Nearly all state and local judges across the country have to run for election. Federal judges are appointed by the president and confirmed by the Senate. Why the difference?
Author Jed Handelsman Shugerman, a professor at Harvard Law School, found the answer in a book he wrote about the history of the judicial selection process in the United States. In the beginning of the republic, most state and local judges were chosen the same way as federal judges.
It didn’t take long for reformers to recognize that process brought too much nastiness and politics into the process. State judges became beholden to the political machines that owned the statehouse.
By the 19th century, states had thrown out judicial appointment and turned to the ballot box.
Shugerman says the most successful selection process currently in use is a hybrid system. The governor’s office selects the judge. When the judge’s term ends, though, he must stand for election. Think of it as checks and balances.
About 20 states select judges that way. Shugerman says it does the best job of ensuring that judges are both capable on one hand and fair, independent and accountable on the other.
In Michigan, we elect our judges — even if it sometimes feels like voting on who will get to perform your next surgical procedure. We even vote for state Supreme Court justices while usually only vaguely aware of who they are. We call them nonpartisan even though we know they are selected by the political parties.
There are six candidates on the November ballot competing for two seats on the Michigan Supreme Court.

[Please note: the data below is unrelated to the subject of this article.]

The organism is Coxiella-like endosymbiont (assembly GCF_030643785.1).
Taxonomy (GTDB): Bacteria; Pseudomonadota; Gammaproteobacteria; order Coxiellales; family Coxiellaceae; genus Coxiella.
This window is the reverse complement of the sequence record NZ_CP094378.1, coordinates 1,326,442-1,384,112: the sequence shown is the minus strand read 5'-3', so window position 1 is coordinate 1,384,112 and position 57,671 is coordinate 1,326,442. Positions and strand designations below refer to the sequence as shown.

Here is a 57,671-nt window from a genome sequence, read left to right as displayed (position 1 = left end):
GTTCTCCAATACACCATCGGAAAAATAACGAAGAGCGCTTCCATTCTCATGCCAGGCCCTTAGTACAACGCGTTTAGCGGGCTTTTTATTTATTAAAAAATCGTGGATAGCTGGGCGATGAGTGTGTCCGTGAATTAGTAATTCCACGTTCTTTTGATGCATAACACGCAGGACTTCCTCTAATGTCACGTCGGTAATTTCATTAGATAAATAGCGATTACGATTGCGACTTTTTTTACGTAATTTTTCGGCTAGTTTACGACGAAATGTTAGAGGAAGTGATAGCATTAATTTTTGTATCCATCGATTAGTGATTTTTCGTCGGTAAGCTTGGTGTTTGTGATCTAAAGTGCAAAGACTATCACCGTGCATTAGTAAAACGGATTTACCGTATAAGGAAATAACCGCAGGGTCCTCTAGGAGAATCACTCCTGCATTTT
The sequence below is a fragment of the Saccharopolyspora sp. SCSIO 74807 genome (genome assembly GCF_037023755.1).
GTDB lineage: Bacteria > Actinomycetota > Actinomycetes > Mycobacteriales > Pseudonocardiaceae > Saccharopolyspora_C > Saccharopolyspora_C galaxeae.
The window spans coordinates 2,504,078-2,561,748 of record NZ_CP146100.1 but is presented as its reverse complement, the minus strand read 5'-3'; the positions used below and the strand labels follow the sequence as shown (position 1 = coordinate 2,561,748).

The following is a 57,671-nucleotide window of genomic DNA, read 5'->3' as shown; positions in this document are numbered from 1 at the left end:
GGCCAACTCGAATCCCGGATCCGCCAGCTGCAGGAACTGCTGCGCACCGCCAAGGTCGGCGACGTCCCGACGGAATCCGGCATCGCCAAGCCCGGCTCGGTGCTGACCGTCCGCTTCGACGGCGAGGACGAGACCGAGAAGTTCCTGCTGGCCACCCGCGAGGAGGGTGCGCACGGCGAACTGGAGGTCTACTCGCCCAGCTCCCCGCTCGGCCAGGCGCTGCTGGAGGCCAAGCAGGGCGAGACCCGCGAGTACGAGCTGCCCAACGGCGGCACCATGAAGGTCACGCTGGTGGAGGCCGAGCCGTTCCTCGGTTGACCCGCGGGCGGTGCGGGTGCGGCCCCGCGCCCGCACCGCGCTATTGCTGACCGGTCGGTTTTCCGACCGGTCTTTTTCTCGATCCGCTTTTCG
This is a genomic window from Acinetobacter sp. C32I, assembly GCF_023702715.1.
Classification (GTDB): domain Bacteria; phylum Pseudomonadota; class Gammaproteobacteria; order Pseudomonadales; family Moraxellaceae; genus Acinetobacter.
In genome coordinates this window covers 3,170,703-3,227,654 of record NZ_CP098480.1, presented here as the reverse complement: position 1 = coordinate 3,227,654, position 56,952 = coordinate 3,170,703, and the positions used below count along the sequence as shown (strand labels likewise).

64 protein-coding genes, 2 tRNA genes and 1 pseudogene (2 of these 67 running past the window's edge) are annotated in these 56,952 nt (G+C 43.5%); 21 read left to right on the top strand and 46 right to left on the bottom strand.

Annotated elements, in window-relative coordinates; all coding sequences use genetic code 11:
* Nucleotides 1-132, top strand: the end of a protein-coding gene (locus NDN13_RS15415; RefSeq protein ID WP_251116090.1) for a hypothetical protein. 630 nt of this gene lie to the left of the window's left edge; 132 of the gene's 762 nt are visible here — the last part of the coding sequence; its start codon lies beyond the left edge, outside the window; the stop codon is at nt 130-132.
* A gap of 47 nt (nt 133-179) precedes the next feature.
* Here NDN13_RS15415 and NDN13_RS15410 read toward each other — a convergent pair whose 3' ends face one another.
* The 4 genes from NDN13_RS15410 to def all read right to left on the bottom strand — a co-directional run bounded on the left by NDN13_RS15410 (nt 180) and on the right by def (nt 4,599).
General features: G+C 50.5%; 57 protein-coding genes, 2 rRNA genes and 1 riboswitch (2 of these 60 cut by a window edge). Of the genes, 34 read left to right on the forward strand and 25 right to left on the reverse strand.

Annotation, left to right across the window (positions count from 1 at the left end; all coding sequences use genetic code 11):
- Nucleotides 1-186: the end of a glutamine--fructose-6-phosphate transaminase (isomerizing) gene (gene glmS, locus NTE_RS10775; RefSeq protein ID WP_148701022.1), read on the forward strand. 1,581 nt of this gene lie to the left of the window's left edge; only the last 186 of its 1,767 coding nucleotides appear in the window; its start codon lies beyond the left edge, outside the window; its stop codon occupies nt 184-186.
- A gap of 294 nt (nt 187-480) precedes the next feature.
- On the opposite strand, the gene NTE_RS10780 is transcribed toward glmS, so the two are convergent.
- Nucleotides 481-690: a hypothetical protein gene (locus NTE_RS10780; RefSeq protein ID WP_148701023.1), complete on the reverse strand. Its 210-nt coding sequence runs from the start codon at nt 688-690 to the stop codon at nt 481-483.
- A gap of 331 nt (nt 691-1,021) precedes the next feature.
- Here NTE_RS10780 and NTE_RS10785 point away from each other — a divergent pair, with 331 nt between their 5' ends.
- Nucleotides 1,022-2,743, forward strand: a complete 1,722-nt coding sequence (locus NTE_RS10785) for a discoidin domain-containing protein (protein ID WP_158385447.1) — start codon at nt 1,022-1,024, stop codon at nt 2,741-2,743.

Kurtis Wilder and Elizabeth Clement have the advantage. They were appointed by Gov. Rick Snyder to vacancies on the court, so they get the title “justice” next to their names on the ballot. Justices tend to retire when a political ally sits in the governor’s office. Wilder and Clement are part of the court’s 5-2 GOP majority.
On the Democratic side, Birmingham lawyer Megan Cavanagh continues a long and cynical court campaign tradition — name recognition. She’s part of a political dynasty that includes a past Supreme Court justice and former Detroit mayor Jerome Cavanagh. Campaigning on a name that is distinguished and easy to remember is pathetic.
Sam Bagenstos is the other Democratic pick. He was a high Justice Department official in the Obama administration and now teaches law at the University of Michigan.
Kerry Lee Morgan is the Libertarian Party’s pick. He is a civil rights lawyer who practices in Detroit. Doug Dern is the perennial nominee of the Natural Law Party. He is also the party’s Michigan chairman.
— TIMES HERALD (PORT HURON)